The wacky Velvet Buzzsaw has several firsts to its credit. It is the first big Netflix movie of 2019; the first horror-satire that critiques the contemporary art world, and the first Netflix film headlined by Jake Gyllenhaal, the most versatile actor of his generation.
Buzzsaw works despite having cardboard characters, thanks to the top-notch cast. There is Rene Russo as a gallerist who is desperate to bag the next big artist; Toni Collette as a wheeling-dealing adviser to a moneybag collector; John Malkovich as a heavyweight caught in the artist’s version of writer’s block; and Gyllenhaal himself as a critic whose reviews can make or break careers.
Like any horror movie worth its salt, Buzzsaw shows most of its main characters being killed off violently and imaginatively. In a particularly audacious scene, set in a gallery, a dismembered body in a pool of blood is taken for a provocative piece of art.
But as a blood-fest, the proceedings are cleaner and classier than Final Destination. The director-writer Dan Gilroy, of the edgy Nightcrawler, keeps the dialogues sharp and the settings opulent. The film is like graffiti fit for the Louvre.
It has a silly plot, though, which is about the discovery of a series of stunning paintings by a dead artist called Vetril Dease, whose past is as mysterious as the mix of pigments in his works. Because Dease has no relatives, the paintings mean a lot of money with no strings attached. The gallerist dubs them an “eight-figure collection”—meaning everyone involved in the auctions stands to make big money. Dease’s evil spirit, however, works to destroy the plan.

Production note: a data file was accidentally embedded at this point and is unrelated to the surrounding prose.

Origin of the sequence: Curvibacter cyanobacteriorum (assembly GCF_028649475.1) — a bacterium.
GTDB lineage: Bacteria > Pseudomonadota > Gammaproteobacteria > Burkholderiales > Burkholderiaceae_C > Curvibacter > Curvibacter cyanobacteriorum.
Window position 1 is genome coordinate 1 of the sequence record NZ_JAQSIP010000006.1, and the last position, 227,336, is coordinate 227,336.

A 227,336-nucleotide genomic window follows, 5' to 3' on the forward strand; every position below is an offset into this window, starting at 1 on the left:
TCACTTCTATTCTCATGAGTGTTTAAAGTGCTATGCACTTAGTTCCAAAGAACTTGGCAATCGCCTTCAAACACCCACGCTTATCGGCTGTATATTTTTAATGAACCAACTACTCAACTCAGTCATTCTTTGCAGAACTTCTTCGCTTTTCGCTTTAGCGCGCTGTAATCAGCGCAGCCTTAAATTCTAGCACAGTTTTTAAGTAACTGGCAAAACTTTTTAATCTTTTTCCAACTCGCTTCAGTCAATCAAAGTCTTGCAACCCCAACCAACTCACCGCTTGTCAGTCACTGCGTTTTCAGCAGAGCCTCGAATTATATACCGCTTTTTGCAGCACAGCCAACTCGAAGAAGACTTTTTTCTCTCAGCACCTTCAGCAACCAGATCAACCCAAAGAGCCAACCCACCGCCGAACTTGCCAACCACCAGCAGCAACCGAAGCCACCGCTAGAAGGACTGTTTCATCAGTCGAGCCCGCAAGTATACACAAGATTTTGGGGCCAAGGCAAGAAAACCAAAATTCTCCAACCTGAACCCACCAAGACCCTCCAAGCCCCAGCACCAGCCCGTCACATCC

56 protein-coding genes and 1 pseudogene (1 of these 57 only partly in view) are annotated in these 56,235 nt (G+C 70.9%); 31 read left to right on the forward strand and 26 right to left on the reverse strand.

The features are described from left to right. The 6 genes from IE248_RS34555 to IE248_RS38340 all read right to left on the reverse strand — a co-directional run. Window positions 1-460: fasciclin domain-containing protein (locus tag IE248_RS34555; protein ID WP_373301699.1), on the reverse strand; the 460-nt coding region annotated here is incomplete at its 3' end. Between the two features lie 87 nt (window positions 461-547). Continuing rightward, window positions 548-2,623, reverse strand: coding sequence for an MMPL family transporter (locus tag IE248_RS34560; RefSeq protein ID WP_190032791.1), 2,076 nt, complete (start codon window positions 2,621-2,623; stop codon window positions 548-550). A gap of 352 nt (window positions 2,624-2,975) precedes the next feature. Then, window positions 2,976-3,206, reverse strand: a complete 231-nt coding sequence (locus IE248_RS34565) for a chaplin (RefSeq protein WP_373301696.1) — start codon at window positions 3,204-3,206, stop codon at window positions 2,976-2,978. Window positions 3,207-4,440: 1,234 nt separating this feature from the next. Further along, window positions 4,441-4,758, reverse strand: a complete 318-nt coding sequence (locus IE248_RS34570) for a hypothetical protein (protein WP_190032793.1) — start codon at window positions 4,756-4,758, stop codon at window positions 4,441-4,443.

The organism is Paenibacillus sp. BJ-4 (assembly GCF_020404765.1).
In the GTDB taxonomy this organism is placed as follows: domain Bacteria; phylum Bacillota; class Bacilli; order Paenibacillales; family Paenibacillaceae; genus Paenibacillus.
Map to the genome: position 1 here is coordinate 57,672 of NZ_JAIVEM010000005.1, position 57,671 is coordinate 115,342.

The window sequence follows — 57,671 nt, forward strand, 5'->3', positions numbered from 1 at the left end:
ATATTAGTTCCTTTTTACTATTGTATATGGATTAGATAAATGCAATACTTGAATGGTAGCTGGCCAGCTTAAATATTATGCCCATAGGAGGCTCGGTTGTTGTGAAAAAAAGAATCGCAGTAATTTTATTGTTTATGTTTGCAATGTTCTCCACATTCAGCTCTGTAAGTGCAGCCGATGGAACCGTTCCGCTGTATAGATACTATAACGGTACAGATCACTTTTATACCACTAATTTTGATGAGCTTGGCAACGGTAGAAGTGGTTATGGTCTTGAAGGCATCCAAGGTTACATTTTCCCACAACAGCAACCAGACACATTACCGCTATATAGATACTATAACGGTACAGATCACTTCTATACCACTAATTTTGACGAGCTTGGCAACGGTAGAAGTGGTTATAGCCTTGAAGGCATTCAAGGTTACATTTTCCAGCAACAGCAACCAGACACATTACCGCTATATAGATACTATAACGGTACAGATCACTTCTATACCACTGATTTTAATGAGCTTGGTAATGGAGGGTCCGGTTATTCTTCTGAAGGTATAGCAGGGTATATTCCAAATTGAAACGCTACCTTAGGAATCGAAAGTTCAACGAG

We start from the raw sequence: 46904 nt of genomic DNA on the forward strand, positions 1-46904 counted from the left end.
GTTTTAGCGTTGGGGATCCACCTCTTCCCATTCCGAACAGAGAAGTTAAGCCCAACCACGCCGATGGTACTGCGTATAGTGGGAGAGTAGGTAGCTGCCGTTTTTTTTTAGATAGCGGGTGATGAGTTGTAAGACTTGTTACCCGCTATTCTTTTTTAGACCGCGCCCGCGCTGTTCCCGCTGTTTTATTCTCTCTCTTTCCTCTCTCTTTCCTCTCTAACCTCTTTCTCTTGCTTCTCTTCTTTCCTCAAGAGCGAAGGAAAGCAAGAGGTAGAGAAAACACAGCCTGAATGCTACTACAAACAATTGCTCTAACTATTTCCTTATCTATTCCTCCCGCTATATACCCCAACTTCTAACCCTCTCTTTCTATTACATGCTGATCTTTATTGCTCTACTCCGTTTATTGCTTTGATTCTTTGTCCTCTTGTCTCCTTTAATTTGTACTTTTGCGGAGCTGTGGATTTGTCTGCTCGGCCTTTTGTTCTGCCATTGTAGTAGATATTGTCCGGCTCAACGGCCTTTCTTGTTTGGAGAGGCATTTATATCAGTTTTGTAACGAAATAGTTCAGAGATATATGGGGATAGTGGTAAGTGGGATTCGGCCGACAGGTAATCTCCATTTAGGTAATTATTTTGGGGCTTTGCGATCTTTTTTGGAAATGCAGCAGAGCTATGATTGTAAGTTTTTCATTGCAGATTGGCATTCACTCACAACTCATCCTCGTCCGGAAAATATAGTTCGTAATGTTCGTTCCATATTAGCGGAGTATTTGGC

The plot serves well as a plate for the film’s big message. Which is about the inherent worthlessness of art. In one scene, the gallerist tells a colleague why a negative review would affect the value of Dease’s works. “We don’t sell durable goods,” she says. “We peddle perception. Thin as a bubble.”
Lines like that make Buzzsaw the ultimate Netflix allegory. The platform does not deal in individual pieces of art (like the studios in Hollywood still do), but monetises a critic-proof collection of works. You pay for the medium, not the message. Gilroy, who once wasted two years scripting a Superman movie that was mercilessly shelved by Warner Brothers, was apparently given a free rein by Netflix. It shows: Buzzsaw reflects how the velvet-gloved Netflix and its outré content are putting the squeeze on old-school Hollywood.
Available on Netflix